|Credit: Jones Lang LaSalle|
I think the idea of this sort of weighted formula ranking is really fun, but sort of quixotic. If you click through it, you see that they actually ranked the above cities 1 (Boston) through 21 (Atlanta). What is it about Seattle that makes it "established", while Westchester/New Haven, CT is "emerging"? Should New Jersey be lumped in with New York City? How is Cleveland the same biotech hub as Cincinnati (distance of 249 miles)? How about southern Wisconsin and Chicago (90 miles)? Where's St. Louis? Is the canoe wood or aluminum?
If I were to do this sort of thing, I would basically narrow it down to 2 cities, Boston and San Francisco, and then everyone else. They're not giving up their crowns any time soon, either -- if anything, it seems like Boston/Cambridge is consolidating its gains. In the Great Recession years, how many life scientists moved to Boston as opposed to moved away?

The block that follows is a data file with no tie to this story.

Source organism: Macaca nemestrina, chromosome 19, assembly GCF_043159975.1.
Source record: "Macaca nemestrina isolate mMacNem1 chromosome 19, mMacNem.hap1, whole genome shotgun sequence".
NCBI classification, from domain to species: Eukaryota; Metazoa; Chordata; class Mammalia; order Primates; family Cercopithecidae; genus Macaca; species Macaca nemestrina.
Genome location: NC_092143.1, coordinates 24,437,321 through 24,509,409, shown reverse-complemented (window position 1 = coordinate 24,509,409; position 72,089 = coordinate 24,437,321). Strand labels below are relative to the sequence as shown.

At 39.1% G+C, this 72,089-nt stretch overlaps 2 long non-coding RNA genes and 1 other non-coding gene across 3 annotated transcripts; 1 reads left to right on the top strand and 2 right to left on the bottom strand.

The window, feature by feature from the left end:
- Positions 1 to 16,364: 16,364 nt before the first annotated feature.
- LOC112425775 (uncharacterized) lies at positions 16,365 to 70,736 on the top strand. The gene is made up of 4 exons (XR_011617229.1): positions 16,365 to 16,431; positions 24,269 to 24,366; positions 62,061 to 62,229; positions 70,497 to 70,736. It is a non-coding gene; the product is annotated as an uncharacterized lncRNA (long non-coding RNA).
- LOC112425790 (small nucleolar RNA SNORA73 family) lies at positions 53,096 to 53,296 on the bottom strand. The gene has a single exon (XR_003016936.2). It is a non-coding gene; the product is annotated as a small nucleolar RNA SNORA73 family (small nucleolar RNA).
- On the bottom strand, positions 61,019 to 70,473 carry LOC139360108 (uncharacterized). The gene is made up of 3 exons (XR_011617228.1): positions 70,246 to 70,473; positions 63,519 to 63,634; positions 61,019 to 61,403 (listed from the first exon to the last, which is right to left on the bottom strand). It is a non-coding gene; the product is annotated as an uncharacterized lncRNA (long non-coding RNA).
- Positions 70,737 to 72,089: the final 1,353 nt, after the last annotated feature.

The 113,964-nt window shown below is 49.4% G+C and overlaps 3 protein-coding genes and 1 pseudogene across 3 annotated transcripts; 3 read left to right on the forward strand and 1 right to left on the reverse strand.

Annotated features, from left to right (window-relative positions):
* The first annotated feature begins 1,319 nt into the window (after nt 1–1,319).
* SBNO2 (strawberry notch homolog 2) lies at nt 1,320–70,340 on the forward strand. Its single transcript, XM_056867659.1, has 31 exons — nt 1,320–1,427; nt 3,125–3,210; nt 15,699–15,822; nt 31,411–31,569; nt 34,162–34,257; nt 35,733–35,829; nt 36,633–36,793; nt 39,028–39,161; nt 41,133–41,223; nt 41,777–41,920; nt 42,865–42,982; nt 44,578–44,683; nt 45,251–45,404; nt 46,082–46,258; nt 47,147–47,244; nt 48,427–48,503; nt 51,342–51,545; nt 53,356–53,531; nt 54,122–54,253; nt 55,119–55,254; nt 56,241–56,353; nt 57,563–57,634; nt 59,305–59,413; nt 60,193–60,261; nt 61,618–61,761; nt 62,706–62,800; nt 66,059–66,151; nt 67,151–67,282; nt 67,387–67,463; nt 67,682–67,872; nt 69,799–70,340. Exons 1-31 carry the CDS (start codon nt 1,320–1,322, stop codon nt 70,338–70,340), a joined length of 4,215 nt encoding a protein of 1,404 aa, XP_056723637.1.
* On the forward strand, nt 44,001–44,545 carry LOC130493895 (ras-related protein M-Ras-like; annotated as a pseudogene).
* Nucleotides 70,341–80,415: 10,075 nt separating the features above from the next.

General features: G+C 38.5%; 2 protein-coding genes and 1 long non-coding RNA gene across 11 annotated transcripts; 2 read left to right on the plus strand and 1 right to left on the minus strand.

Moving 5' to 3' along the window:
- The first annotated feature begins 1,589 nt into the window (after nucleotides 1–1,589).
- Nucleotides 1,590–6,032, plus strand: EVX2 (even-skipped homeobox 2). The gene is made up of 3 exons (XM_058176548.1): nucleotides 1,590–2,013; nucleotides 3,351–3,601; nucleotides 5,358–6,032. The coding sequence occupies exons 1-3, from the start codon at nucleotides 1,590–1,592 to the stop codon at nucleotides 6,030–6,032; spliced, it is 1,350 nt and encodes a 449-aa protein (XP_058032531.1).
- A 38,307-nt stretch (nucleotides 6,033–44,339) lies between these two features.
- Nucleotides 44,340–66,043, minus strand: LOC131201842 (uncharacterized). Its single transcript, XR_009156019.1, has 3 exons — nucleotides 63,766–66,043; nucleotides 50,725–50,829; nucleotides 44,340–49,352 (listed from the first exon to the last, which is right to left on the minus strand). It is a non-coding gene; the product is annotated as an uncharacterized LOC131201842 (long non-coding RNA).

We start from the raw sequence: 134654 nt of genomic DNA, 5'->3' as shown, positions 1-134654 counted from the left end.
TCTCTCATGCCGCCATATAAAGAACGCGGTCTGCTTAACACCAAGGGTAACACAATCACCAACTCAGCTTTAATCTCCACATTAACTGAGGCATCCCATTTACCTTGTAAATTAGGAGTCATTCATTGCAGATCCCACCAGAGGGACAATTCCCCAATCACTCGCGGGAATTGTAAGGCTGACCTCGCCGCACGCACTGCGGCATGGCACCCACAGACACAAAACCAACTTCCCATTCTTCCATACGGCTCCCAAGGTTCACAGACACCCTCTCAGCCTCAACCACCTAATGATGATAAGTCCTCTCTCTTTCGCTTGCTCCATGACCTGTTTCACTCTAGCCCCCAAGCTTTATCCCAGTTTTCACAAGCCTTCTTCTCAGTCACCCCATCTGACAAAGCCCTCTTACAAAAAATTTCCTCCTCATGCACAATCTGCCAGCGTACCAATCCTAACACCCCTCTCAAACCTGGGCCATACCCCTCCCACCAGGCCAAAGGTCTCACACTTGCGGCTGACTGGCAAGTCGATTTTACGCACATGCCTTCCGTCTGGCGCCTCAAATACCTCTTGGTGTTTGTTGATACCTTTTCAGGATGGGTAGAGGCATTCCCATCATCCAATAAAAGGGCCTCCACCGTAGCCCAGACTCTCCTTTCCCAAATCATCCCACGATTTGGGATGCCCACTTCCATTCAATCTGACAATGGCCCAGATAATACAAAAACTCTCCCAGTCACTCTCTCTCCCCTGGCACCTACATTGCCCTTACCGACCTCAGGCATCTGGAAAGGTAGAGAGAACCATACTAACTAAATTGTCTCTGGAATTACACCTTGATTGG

Either way, it seems to me that people who might want to work in the biotech industry would be well advised to make sure their educational institutions (and the networks (ugh) within those institutions) filter into the above hubs, and (as a safe bet), probably the "established ones."
Also, note the relative position of the industrial Midwest or the Mountain West in these rankings -- sigh. Do we think that they will emerge by 2020?
Readers, am I crazy?